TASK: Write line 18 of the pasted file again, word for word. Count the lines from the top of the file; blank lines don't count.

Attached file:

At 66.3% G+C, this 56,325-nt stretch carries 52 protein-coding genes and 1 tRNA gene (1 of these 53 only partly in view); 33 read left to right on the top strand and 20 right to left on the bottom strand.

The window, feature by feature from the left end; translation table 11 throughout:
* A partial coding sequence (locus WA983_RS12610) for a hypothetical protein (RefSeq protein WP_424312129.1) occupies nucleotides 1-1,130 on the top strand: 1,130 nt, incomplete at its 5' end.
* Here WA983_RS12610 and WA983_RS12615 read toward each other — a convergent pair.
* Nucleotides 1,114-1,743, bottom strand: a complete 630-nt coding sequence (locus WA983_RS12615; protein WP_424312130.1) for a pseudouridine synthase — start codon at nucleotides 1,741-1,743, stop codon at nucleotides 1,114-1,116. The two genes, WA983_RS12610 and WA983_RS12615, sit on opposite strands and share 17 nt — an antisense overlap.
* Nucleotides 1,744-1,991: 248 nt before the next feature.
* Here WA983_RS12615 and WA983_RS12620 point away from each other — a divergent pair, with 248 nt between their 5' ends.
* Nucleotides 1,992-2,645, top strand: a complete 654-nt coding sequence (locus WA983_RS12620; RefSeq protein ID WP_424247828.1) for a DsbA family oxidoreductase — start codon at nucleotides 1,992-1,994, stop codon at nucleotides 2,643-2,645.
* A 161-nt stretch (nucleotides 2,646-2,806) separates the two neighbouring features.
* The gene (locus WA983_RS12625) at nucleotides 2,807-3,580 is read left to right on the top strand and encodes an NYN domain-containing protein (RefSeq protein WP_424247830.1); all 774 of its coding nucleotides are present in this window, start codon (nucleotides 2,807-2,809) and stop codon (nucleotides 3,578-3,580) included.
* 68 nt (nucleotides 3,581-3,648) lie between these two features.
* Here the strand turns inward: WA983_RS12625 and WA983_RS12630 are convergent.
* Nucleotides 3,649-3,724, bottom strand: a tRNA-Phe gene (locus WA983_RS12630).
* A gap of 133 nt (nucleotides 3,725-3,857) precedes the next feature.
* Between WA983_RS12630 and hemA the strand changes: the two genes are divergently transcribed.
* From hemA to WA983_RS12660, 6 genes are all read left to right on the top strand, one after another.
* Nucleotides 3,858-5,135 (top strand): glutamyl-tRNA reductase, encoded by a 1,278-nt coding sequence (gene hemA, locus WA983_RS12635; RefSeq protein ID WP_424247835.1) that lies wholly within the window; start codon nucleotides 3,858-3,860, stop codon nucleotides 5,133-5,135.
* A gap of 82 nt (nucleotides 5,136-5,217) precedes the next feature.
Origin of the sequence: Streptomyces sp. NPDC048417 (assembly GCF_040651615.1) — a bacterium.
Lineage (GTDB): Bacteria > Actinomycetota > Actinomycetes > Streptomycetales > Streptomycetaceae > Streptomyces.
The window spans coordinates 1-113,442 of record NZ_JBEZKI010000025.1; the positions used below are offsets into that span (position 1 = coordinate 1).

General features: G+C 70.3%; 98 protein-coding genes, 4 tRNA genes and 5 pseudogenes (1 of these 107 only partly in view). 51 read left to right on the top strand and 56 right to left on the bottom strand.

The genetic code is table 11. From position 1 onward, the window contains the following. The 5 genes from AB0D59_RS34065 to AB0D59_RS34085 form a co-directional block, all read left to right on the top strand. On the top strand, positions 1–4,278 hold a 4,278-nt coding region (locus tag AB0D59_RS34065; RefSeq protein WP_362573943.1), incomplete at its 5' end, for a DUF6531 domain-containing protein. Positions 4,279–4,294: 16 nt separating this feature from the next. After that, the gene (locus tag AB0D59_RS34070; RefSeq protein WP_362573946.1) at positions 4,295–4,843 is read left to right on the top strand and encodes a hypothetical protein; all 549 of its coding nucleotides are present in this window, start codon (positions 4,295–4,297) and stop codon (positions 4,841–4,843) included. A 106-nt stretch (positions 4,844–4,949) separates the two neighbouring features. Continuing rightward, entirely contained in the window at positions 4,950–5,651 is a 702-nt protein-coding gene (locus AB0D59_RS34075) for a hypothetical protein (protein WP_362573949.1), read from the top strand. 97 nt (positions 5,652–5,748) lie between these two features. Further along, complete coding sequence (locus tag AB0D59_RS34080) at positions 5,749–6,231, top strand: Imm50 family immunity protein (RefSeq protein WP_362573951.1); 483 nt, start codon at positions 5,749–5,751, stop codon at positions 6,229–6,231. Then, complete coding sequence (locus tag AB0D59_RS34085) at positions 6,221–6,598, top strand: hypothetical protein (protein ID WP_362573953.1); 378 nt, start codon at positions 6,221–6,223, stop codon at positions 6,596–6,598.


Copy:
* A gap of 82 nt (nucleotides 5,136-5,217) precedes the next feature.